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Dover Athletic 2
2 Tonbridge Angels Academy
Hudson (22'), Lewis (67' pen)

Penalties: Dover Athletic 4-2 Tonbridge Angels Academy


Heartbreak at Crabble

HEARTBREAKING. There is no other word to describe the emotion of our FA Youth Cup exit.

As the game entered what was supposed to be three added minutes, the Angels deservedly led 2-1 with a first half goal from Harry Hudson and a 67th penalty from Ned Lewis, but as the clock edged towards the fifth minute a cross from the right found Dover’s Harrison Pont who placed a controlled volley just inside the far post to take the game into extra time.

Both sides had opportunities to win the game in extra time but neither could find a winner and the tie was settled on penalties with Dover winning 4-2.

A full report will be here tomorrow when the emotion of the moment has passed!

Dover Athletic are a National League Academy club and the visit to Crabble in which the Tonbridge lads were the outsiders was seen as an occasion that might have daunted the youngsters but from the outset they took the game to their hosts.

Zak Wolvey fired over within the first couple of minutes and, after nine, Harry Hudson saw the Dover goalkeeper, Magnus Lewis, make a sprawling save at his near post gathering the ball on the line.

Charlie Martin, in the Tonbridge goal, was tested just the once in the opening 20 minutes before the visitors took the lead when a Ben Twist corner was headed home by Hudson despite the desperate attempt of a defender to save the ball at his post with his hands.

Unfortunately, for the Angels, the lead was to last just four minutes when a break down the left produced a superb cross which left Aaron Walker with a close range finish.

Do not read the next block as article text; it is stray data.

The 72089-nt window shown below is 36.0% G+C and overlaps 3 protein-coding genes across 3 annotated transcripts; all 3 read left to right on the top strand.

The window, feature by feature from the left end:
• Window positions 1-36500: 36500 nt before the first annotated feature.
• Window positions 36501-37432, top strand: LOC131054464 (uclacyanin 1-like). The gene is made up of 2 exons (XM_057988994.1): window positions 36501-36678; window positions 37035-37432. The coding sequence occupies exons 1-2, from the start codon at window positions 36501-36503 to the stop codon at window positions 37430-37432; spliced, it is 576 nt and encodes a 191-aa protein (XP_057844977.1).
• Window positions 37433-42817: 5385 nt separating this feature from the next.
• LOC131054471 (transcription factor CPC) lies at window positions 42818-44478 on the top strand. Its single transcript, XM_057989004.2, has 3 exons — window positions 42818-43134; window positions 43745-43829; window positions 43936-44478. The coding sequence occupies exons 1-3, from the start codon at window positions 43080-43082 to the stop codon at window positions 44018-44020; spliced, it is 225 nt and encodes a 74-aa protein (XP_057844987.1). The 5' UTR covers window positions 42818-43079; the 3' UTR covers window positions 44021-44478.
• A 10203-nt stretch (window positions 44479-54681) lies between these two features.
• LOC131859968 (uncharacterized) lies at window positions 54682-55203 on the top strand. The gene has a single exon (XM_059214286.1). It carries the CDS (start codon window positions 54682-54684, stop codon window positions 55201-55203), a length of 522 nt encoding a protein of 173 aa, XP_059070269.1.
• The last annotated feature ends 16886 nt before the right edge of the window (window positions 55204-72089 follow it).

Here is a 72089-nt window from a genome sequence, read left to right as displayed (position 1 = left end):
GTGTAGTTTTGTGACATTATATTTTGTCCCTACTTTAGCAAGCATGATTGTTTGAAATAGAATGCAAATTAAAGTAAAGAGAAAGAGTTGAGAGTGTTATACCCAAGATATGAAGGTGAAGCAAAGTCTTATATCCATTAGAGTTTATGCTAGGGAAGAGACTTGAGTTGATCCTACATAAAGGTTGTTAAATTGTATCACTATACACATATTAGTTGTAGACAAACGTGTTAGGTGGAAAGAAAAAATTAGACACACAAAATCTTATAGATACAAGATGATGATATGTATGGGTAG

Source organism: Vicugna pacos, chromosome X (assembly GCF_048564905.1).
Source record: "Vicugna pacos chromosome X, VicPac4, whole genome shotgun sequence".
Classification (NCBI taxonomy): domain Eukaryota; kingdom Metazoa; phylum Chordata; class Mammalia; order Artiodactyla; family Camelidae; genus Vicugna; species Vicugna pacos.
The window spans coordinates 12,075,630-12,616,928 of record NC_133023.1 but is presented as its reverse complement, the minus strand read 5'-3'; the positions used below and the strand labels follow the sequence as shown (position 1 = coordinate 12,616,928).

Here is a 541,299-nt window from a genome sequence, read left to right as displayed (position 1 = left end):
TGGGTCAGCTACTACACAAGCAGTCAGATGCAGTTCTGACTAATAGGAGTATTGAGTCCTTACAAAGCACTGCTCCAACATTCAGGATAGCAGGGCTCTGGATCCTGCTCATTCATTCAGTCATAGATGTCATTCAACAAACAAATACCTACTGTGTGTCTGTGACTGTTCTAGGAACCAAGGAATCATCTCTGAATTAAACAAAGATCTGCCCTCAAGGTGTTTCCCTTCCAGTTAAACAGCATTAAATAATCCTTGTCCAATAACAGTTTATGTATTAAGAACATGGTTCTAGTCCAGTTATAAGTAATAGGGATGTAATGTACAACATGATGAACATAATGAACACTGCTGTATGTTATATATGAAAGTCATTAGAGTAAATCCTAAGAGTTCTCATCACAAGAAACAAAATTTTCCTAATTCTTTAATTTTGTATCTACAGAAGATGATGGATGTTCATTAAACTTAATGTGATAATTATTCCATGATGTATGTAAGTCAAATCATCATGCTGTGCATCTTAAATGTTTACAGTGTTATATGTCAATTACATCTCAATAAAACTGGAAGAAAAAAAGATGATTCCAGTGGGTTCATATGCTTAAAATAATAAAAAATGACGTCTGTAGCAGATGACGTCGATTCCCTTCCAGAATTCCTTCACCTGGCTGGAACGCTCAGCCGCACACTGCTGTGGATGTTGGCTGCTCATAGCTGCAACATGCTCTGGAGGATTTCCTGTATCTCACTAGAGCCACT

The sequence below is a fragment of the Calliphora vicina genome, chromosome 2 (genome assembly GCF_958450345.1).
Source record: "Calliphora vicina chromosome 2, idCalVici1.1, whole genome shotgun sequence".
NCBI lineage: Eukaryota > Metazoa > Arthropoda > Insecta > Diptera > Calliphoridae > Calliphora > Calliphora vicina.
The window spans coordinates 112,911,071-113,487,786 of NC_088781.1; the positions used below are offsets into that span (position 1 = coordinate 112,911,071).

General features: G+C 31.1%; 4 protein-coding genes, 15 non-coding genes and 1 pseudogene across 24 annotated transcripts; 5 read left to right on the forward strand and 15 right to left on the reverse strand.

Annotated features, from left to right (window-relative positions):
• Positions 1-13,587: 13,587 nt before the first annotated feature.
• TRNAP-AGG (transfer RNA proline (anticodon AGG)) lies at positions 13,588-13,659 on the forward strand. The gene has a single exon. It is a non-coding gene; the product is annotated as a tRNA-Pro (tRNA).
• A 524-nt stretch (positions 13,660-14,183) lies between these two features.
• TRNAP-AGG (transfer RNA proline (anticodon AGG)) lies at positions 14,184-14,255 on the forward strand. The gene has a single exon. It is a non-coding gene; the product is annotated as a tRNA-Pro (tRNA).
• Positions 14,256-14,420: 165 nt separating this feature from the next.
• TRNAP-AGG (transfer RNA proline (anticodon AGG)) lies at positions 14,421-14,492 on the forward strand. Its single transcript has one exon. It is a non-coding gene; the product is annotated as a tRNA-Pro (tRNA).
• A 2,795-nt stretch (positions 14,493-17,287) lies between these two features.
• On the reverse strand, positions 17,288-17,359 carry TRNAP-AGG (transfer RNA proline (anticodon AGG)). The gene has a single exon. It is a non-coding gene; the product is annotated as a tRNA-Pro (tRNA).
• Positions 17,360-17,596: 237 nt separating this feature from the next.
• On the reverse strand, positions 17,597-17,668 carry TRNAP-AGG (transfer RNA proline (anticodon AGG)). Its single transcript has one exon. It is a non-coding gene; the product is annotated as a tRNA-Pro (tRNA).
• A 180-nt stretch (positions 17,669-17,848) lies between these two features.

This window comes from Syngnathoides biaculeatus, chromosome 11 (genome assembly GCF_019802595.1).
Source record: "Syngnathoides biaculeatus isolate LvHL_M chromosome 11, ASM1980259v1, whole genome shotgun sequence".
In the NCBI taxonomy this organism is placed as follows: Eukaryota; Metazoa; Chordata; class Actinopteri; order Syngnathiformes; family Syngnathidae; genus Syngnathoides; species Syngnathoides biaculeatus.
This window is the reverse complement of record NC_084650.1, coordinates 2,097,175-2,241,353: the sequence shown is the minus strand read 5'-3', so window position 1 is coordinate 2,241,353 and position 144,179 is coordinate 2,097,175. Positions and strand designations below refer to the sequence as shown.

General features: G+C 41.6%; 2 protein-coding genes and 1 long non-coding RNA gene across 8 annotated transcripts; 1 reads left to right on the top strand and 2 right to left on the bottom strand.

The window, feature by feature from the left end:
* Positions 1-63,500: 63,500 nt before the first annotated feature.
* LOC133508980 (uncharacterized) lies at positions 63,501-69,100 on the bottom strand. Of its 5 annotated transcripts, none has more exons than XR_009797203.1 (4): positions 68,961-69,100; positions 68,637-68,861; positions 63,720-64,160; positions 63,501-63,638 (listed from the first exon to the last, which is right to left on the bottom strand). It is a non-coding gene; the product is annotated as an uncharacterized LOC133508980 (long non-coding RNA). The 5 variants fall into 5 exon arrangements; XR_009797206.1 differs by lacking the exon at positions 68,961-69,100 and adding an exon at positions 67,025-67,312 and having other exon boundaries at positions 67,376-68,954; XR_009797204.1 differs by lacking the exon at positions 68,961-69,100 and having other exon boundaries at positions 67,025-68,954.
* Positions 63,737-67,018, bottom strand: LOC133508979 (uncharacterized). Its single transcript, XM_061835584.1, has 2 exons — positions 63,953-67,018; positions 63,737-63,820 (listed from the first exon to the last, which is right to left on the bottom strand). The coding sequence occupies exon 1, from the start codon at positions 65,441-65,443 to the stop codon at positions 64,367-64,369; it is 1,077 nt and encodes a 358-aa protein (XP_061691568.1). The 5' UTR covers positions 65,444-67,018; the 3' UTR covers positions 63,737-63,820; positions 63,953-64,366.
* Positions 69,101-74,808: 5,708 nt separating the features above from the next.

Dover had a period of control which included a well constructed move that was only denied by a wonderful clearance from Leo Deere.

The final effort of an entertaining first half fell to Ned Snowden-Lewis who put a header narrowly over the bar.

Dover came out of the dressing room, obviously with a few stinging words in their ears and looking to impose their credentials on the game and within a minute it needed a touch from Martin to turn a shot onto, and over, the crossbar.

But Tonbridge worked their way back into the game and, after 55 minutes, it was the home side that touched wood for luck as Saul Musengeyi’s lob over Lewis rebounded from the bar.

The game, highly entertaining, was end to end with both sides having opportunities before the Angels regained the lead from the penalty spot after 68 minutes when Snowden-Lewis converted after Aiden Murphy had been brought down.

From that moment, it looked like only one side was going to win the game as Tonbridge dominated the game with substitute Louis Copeland’s pace posing massive problems.

Musengeyi pulled a shot wide, Snowden-Lewis had a shot and a header deflected past posts and, with four minutes remaining, a fantastic run and shot from full back Sam Babayale was only denied by a brilliant save from the Dover stopper.

As the game entered into time added, Dover threw everything forward leaving the Angels defence stretched but bravely hanging on. With the support of their Academy compatriots in the stands willing them forward one last cross was sent to the far post and there was Harrison Pont to cushion a volley back across the goal to nestle just inside the post, sparking manic celebration in the stand.

There were tired limbs to drag through extra-time with Dover enjoying (certainly not the right word) the best of the first half but with the Angels finishing much the stronger as twice Copeland raced clear only to see his efforts smothered by the advancing keeper with the final minute attempt followed up by Snowden-Lewis who fired into the side netting.

Penalties were to follow, and as the student force decamped the stand to take position behind the goal, the pressure of the FA Youth Cup finally got to the Angels and an opening spot kick from Hudson was saved and a final kick from Musengeyi was dragged wide whilst Dover’s four attempts gave Martin no chance.

It was a brave effort for which we can bemoan the suspect time-keeping of the official whilst recognising that with a little more composure a couple of chances towards the end would have rendered the spot kicks unnecessary. Tom Parkinson said after the game that he was both gutted and proud but that it was a harsh lesson from which his students would come back stronger.

Published Wednesday 2nd October 2019 (last updated Friday 4th October 2019)